Tuesday, December 27, 2016

Rex Tillerson Supposedly Shifted Exxon Mobil’s Climate Position.  Except He Really Didn’t.

The oil giant’s transformation on global warming was more rhetorical than anything else.

Rex Tillerson became chief executive of Exxon Mobil in 2006. (Credit: Jessica Rinaldi / Reuters) Click to Enlarge.
For decades, Exxon had funded far-right think tanks that seeded doubt over the scientific consensus on climate change.  Under Tillerson’s predecessor, Lee Raymond, the company had aligned itself heavily with Republicans, funneling 95 percent of its political donations to the party from 2000 to 2004, according to Steve Coll’s 2012 book, Private Empire: ExxonMobil and American Power. Raymond took an aggressive stance against climate science:  “It is highly unlikely that the temperature in the middle of the next century will be affected whether policies are enacted now or 20 years from now,” he said in a 1997 speech.

Tillerson and Ken Cohen, Exxon’s PR chief and chair of its political action committee, wanted to broaden the company’s political reach.  One step was changing their messaging about climate change, moving away from the denial the company had been attacked for supporting. The Blue Ridge retreat was part of that effort, and brought together more than a dozen guests, which according to Coll’s account, included “two senior energy-policy analysts from the Brookings Institution, a human rights activist at Freedom House, climate specialists, business ethics professors, socially responsible investors, and religious activists.”

As Coll wrote, “Tillerson’s own views about climate science were not greatly different from Lee Raymond’s,” though Tillerson “did not claim or wish to project the same sort of independent scientific expertise that Raymond had offered about climate science.”  But Tillerson did see that the company needed to reposition itself.

“All they were saying they were going to do is simply acknowledge that it might exist, as opposed to saying it does not exist,” Jennifer Bremer, an economic development consultant who attended the meeting as a guest, told The Huffington Post.  Bremer said Exxon executives had called the retreat so the attendees could give them some advice, not so they could dictate the company’s new policy.

“You don’t just bring in a couple of hippies and start discussing internal deliberations,” Bremer added.  “Not if you’re Exxon.”
The company announced its first big investment in biofuels two years later, vowing to spend $600 million on research into algae-based transportation fuels.  In 2015, the firm backed the historic climate agreement reached in Paris, a stance it reiterated four days before this year’s election.

Tillerson, who President-elect Donald Trump has now nominated as his secretary of state, has gotten a lot of credit for Exxon’s shift away from climate denial.  But even as Exxon learned to talk the talk, the $378 billion company has failed to walk the walk.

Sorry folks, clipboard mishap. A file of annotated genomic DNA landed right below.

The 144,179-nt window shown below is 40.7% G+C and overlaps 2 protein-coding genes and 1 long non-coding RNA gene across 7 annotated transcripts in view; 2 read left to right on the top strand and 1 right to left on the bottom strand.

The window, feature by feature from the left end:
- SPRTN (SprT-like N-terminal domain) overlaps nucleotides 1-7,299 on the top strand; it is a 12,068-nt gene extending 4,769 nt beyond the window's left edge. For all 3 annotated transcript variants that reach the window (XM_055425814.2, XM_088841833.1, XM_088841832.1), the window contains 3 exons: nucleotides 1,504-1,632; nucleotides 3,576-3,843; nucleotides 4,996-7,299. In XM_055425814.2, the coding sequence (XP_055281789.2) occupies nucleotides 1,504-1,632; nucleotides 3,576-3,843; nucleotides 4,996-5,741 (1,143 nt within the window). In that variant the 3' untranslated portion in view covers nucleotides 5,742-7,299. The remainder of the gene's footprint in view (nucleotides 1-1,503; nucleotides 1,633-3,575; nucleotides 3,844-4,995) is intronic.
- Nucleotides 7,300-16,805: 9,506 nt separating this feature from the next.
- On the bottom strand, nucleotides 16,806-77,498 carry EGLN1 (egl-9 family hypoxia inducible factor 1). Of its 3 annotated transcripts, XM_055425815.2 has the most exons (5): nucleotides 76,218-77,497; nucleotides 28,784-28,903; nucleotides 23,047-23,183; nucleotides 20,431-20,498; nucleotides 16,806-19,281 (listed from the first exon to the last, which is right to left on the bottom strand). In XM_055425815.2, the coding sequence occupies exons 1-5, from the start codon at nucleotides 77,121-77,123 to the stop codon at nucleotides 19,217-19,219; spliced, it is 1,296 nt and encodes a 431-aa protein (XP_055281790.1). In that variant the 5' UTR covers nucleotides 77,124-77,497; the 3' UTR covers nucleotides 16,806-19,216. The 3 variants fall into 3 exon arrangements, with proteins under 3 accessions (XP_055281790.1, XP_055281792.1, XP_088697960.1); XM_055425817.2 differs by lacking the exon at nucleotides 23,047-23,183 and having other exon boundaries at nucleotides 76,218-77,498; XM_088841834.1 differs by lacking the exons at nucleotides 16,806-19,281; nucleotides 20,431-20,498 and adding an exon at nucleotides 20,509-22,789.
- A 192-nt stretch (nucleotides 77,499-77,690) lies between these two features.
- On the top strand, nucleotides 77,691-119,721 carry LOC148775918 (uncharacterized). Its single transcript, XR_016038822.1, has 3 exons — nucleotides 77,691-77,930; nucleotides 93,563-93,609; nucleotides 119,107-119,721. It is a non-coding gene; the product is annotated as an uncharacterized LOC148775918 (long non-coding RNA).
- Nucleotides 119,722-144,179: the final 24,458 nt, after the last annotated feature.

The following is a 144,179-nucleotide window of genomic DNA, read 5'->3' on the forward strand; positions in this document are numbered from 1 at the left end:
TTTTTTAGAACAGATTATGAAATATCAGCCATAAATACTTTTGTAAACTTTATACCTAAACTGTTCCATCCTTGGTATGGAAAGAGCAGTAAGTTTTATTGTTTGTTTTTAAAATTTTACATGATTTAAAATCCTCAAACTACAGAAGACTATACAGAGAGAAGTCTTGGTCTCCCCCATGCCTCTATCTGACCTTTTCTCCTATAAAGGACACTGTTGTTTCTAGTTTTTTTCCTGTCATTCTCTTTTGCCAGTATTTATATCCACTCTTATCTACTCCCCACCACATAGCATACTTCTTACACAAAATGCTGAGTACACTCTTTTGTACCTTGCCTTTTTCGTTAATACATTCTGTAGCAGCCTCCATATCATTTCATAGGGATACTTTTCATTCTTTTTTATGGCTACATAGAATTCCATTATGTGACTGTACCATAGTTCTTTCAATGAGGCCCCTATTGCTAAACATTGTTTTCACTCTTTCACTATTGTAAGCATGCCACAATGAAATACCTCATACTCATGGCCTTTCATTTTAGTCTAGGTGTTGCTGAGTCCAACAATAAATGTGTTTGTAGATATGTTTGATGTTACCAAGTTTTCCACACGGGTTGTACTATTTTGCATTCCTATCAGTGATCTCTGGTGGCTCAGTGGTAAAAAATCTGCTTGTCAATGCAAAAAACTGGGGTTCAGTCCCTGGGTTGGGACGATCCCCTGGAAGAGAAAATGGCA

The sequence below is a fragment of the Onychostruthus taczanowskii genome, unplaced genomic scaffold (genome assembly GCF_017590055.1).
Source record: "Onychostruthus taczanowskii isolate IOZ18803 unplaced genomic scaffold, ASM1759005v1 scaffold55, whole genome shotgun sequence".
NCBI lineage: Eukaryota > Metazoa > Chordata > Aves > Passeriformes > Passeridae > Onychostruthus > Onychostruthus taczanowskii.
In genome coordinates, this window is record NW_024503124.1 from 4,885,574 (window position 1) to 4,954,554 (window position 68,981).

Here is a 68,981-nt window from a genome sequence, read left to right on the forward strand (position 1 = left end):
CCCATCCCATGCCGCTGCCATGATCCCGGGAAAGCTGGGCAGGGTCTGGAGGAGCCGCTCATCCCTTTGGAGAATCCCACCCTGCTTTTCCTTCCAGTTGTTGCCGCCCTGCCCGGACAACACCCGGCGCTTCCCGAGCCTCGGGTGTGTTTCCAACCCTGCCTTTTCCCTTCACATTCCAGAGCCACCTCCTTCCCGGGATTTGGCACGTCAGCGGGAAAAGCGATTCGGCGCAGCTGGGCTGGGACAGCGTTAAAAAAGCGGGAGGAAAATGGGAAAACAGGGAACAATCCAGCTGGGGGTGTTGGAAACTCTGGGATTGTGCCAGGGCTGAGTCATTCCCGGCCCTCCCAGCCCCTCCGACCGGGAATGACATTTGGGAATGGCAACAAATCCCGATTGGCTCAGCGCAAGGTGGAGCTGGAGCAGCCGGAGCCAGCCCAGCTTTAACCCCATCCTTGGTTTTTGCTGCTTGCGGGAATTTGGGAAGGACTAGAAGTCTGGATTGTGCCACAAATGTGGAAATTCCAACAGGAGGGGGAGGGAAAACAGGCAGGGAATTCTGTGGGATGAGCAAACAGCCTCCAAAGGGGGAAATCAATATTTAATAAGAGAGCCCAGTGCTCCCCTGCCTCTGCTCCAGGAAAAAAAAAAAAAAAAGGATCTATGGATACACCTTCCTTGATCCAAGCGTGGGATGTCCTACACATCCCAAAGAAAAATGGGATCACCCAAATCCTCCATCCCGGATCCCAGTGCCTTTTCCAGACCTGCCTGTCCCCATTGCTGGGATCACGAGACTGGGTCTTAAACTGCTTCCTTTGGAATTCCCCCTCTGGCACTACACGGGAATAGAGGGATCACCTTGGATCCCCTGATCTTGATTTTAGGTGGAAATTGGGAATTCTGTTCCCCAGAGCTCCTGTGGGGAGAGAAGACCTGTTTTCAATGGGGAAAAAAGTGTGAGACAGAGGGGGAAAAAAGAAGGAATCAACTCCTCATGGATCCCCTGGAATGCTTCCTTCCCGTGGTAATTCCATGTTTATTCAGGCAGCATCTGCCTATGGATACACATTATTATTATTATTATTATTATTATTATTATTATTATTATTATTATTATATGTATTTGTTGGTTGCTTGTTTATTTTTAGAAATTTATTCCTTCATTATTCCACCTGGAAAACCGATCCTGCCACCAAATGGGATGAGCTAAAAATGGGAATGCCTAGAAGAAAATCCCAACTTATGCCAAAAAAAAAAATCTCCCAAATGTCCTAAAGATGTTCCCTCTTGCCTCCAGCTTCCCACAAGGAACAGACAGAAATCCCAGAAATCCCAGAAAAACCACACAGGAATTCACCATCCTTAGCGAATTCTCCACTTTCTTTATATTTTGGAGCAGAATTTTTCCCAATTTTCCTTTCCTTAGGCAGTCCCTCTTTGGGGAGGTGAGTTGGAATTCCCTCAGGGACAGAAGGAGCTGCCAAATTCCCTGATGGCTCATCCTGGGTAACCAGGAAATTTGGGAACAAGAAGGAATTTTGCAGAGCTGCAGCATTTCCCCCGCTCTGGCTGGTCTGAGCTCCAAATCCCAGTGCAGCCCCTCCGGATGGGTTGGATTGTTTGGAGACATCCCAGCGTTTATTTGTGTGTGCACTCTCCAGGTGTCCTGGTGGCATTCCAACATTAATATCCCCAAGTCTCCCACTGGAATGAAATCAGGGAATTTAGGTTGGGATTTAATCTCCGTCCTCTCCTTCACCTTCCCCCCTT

Tillerson “brought a more clever approach, a more PR-savvy approach, to climate at Exxon, but the company really didn’t change its stripes much,” said Kert Davies, who leads the Climate Investigations Center and was the creator of ExxonSecrets, a Greenpeace program tracking the company’s climate denial.  “They managed to drop this campaign of using surrogates, scale that back enough that it took the pressure off.”

In June 2009, the House passed a bill to set up a cap-and-trade system limiting carbon emissions.  But that legislation failed to gain traction in the Senate.  Exxon undertook an aggressive lobbying campaign that year, spending $27.4 million ― more than the entire environmental lobby combined, according to the nonpartisan Center for Responsive Politics. The American Petroleum Institute ― of which Exxon Mobil is a member ― launched its own PR campaign against the legislation.
But even as recently as last year, Exxon continued to fund organizations that deny or downplay climate science, and proposed solutions to global warming.  In 2015 the company spent nearly $2 million on more than a dozen such think tanks and advocacy groups, according to data compiled by Greenpeace and vetted by the Union of Concerned Scientists.  That list ranges from the U.S. Chamber of Commerce, the country’s largest industry association, to more radical groups, such as The Federalist Society for Law and Public Policy Studies, which has called global warming “nothing more than an educated guess,” and the Mountain States Legal Fund, which once described itself as the “litigation arm” of an “anti-environmental” movement.

And unlike many of its industry rivals, Exxon has failed to invest seriously in renewable energy. The company ranked below all of its U.S. and European competitors on reducing emissions and issuing corporate guidance on the risk posed by climate change, according to a November report from the British shareholder advocacy group CDP.

Tillerson has openly mocked the clean-energy industry for years, joking once that he wasn’t “really against renewables” because wind turbine operators bought Exxon’s oil as a lubricant. “The more windmills are built, the more oil we sell,” he said.  At a May 2015 shareholders meeting, Tillerson said he hadn’t invested in renewables because “we choose not to lose money.”
“Tillerson is using half-truths to cover up decades of lies,” Jamie Henn, a spokesman for the environmental group 350.org, told HuffPost.  “Saying climate change is real doesn’t absolve you from continuing to fund climate denial.  It shouldn’t surprise anyone that the world’s largest oil company is good at greenwashing ― they spend more money on it than they do on renewable energy development.”

Read more at Rex Tillerson Supposedly Shifted Exxon Mobil’s Climate Position.  Except He Really Didn’t.

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